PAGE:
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Curiosity's Mars exploration: Is it worth the money? (+video)

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Proponents insist Mars science is vital for the U.S. More visits to our next-door neighbor could answer lingering questions about Earth’s history, reinforce U.S. prestige and get more children interested in science.

It also could bring humanity closer to answering the ultimate question: Are we alone in the universe?

“It’s the search for the meaning of life,” said Alden Munson, a senior fellow at the Potomac Institute for Policy Studies, a science and technology think tank based in Arlington, Va.

America’s love affair with Mars can be traced to astronomer Percival Lowell, who turned his telescope to the Red Planet in the 1890s and thought he saw an intricate system of canals that must have been built by intelligent beings. He never found them, of course, but Martians became a science fiction mainstay.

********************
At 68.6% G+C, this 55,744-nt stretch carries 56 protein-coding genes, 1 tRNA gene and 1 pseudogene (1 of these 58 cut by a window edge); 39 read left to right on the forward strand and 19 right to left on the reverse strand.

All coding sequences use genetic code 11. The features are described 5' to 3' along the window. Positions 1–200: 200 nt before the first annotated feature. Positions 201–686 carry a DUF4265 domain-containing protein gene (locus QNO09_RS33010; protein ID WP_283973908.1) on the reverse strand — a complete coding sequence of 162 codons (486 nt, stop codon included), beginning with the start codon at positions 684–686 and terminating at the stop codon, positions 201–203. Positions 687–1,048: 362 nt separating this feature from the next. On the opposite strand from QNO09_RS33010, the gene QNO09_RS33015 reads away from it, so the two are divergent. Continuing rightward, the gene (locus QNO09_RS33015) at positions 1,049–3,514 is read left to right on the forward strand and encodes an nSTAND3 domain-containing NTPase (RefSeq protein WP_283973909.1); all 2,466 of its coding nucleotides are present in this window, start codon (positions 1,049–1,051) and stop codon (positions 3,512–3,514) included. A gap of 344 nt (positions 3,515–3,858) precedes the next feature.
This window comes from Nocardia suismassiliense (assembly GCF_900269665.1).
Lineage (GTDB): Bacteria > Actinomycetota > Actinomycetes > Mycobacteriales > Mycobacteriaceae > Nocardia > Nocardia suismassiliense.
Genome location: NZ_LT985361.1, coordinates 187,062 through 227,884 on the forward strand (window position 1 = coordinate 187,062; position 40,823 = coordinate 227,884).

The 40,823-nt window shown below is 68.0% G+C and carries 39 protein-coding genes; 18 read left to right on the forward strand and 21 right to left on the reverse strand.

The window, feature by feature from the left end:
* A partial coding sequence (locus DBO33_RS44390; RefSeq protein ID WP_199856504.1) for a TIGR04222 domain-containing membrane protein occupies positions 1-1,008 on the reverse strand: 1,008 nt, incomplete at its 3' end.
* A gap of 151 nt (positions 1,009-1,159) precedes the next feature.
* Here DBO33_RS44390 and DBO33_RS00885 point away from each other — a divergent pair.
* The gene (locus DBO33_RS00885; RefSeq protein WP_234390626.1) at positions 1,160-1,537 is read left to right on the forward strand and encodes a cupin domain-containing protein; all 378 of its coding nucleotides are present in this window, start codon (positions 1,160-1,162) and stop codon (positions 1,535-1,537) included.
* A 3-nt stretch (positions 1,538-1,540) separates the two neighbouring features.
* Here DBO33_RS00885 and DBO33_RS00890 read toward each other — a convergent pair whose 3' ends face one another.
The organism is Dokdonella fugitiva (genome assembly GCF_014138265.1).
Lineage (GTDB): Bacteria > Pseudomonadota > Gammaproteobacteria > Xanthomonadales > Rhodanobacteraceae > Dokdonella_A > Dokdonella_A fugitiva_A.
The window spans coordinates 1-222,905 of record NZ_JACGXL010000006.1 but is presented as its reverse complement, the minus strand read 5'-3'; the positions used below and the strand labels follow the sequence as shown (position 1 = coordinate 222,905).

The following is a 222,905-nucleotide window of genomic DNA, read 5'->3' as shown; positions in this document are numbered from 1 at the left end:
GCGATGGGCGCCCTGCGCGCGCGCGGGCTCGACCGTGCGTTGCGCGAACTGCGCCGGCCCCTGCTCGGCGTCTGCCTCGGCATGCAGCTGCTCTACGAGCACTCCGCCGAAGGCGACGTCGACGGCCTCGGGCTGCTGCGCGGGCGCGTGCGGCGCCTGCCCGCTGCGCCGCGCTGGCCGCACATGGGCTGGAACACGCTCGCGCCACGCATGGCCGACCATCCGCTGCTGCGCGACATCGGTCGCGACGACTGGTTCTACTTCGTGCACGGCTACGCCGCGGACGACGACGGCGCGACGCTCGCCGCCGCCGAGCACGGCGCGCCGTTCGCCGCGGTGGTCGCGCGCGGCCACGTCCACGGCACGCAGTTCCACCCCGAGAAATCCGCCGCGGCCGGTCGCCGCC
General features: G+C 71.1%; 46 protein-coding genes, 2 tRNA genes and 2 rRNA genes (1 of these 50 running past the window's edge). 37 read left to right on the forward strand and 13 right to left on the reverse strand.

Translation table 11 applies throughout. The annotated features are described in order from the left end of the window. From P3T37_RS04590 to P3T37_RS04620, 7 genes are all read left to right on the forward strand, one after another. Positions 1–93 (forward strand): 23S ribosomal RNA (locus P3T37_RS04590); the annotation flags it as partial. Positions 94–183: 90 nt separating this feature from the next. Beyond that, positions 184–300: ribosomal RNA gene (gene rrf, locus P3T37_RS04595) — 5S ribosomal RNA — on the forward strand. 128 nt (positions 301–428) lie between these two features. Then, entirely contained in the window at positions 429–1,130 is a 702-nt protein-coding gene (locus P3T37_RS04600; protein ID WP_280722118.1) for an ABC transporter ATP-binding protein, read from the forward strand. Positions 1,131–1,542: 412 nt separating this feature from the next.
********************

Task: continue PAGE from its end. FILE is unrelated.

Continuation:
Earthlings got their first up-close view of Mars’ rocky surface in 1965, when Mariner 4 flew by and photographed a surface that appeared as dead as the moon’s — lacking water or active geology, two prerequisites for life.

But later missions, from the Mariner 9 orbiter to Spirit and Opportunity, helped establish Mars as a useful comparative laboratory for studying climate and geophysics on Earth. They demonstrated that the planet was once warmer and wetter than it is now. Long ago, it may have been a hospitable cradle for life.

When planetary scientists assembled recently at the behest of the National Academies to set research priorities for the next decade, the search for conditions that would allow life to emerge on Mars topped the list.

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